August 18

The Lost Colony

 

Imagine what it felt like to be John White in 1590, returning to Roanoke Colony after an extended absence, and finding it abandoned.

Walk with him through that early American settlement, a place where he once lived and governed, as he finds no signs of life save for an unidentifiable human skeleton, and a mysterious word carved into a tree.

What happened to his wife and daughter and three-year-old granddaughter?  In total, 115 people had disappeared.

Now flash forward to the present.  Drive your car past a familiar church and gas station, ride deeper into the town you used to call home.  Consider the mid-day hour, which might explain the lack of other cars on the main street.  It’s a between-meal time, and most residents are at work or attending school — explaining the empty local eateries, the lack of pedestrians along downtown sidewalks.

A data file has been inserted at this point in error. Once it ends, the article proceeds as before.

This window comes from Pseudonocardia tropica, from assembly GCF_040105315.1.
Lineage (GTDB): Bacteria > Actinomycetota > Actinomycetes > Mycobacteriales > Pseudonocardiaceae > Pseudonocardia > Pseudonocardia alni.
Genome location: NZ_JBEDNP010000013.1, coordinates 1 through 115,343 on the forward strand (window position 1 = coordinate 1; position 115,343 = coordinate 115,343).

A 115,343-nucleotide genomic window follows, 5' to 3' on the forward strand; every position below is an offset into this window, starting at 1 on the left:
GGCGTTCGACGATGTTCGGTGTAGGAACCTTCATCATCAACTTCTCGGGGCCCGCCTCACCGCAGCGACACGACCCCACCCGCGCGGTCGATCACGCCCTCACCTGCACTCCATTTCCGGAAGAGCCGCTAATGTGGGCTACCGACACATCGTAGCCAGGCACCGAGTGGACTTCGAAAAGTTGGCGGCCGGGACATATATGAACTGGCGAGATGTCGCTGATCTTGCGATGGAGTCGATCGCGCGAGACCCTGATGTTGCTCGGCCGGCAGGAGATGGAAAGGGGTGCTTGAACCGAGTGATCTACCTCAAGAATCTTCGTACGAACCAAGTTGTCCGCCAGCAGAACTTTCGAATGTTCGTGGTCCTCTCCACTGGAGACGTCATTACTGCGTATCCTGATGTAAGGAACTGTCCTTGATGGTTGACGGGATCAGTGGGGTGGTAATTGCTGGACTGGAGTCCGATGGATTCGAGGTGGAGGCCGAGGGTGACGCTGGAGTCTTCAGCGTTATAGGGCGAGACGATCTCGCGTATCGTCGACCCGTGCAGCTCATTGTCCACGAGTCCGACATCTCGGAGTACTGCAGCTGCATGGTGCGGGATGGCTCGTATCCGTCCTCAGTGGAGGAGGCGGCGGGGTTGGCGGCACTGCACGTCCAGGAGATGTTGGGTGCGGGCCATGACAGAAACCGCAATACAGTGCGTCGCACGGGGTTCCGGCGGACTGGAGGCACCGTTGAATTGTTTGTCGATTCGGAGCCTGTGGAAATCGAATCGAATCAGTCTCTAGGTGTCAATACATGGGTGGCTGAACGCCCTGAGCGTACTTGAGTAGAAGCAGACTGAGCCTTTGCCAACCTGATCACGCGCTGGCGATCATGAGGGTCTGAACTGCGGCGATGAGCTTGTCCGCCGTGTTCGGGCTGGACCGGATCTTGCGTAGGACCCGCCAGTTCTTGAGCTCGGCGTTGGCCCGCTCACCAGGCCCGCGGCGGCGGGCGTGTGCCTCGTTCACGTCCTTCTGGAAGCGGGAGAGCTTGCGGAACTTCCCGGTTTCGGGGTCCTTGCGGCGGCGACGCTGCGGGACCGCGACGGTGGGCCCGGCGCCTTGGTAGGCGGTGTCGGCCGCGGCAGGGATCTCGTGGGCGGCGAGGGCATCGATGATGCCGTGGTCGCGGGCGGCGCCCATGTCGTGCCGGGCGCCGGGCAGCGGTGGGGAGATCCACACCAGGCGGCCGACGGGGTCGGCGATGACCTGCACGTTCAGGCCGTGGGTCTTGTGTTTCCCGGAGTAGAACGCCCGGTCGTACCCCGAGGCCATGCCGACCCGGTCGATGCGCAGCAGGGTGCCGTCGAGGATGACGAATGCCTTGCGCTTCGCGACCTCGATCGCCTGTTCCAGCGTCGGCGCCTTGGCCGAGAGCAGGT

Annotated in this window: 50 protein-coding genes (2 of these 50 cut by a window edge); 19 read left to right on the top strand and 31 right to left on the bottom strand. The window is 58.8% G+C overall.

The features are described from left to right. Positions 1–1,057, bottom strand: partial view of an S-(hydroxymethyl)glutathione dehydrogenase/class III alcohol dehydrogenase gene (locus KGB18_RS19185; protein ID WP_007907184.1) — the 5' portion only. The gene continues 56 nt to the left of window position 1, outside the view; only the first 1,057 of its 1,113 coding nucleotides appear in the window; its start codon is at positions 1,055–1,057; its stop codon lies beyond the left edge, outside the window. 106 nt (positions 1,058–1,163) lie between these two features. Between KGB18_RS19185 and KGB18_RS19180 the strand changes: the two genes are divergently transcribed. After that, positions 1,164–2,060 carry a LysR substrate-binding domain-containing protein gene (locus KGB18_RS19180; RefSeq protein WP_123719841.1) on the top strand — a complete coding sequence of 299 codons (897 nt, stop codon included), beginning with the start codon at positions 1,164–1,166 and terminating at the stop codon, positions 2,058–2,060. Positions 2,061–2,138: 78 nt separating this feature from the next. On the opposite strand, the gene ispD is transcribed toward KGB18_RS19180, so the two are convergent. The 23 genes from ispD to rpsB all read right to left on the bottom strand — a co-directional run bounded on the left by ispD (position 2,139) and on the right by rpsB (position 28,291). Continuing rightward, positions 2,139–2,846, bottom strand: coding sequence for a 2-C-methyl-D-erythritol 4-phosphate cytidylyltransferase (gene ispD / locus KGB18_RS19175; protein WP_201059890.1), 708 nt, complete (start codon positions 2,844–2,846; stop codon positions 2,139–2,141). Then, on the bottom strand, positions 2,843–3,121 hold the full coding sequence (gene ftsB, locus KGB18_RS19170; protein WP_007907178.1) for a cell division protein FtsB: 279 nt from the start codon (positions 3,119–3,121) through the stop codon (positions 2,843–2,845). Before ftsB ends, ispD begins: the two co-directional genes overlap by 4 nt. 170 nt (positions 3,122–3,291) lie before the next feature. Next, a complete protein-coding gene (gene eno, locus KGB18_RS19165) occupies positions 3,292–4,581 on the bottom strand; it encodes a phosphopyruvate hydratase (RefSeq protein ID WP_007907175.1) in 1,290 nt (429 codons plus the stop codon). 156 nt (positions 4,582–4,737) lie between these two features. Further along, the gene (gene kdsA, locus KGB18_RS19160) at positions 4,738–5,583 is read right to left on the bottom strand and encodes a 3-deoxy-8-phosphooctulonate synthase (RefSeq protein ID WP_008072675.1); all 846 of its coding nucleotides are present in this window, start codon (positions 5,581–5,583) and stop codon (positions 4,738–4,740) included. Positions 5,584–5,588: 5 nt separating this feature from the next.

But as you keep driving it occurs to you — as it must have occurred to John White centuries earlier — that the silence, the emptiness, is unnatural.  Yet, like him, you cling to possible explanations:   an event enticed residents to gather outside town, perhaps to observe some unexpected holiday, to commemorate a local hero, to attend a popular concert or sporting competition.

The longer you drive, the weaker such explanations seem.  There should have been an attendant at the gas station outside town.  The fast food restaurants, at the least, should be open for off-time patrons.

One car.  One car should have driven past by now.

You dread finding a human skeleton.   You dread whatever mysterious word might be carved in the trunk of a tree or painted on the side of an abandoned building.

Because this isn’t the first place you’ve visited this month.

Every town you’ve driven through is empty.  You are John White, and the entire world has become the Lost Colony of Roanoke.